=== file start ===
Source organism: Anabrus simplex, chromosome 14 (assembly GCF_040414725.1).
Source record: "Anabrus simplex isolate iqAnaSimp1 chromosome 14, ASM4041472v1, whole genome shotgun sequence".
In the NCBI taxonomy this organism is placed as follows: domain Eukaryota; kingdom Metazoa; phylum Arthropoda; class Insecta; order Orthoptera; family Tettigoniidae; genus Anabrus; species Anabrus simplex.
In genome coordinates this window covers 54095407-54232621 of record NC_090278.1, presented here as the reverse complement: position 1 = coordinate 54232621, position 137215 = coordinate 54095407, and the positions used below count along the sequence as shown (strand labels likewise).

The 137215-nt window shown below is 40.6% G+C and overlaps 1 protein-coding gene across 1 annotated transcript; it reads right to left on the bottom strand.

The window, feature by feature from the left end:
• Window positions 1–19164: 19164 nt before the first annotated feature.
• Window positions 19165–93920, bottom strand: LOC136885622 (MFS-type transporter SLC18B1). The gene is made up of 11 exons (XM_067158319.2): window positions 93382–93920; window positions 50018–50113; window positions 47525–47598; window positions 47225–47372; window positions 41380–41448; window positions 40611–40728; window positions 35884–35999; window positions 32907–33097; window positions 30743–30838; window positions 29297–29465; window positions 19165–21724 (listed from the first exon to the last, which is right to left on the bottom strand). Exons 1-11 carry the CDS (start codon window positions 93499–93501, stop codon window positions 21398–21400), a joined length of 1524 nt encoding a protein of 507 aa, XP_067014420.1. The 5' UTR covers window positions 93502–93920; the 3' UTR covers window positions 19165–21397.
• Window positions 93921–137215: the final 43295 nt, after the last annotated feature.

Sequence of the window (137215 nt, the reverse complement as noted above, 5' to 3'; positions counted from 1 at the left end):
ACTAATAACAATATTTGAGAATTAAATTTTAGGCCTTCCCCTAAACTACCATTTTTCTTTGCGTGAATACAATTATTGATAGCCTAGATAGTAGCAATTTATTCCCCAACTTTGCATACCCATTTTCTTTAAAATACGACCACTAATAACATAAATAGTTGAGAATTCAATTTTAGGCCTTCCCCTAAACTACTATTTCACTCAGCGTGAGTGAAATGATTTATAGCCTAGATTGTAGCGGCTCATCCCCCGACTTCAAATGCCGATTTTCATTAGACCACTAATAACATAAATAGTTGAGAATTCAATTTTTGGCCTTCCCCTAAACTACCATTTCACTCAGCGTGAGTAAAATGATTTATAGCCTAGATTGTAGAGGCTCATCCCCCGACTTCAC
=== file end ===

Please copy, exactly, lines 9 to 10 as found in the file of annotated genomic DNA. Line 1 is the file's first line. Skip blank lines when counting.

• Window positions 93921–137215: the final 43295 nt, after the last annotated feature.

Sequence of the window (137215 nt, the reverse complement as noted above, 5' to 3'; positions counted from 1 at the left end):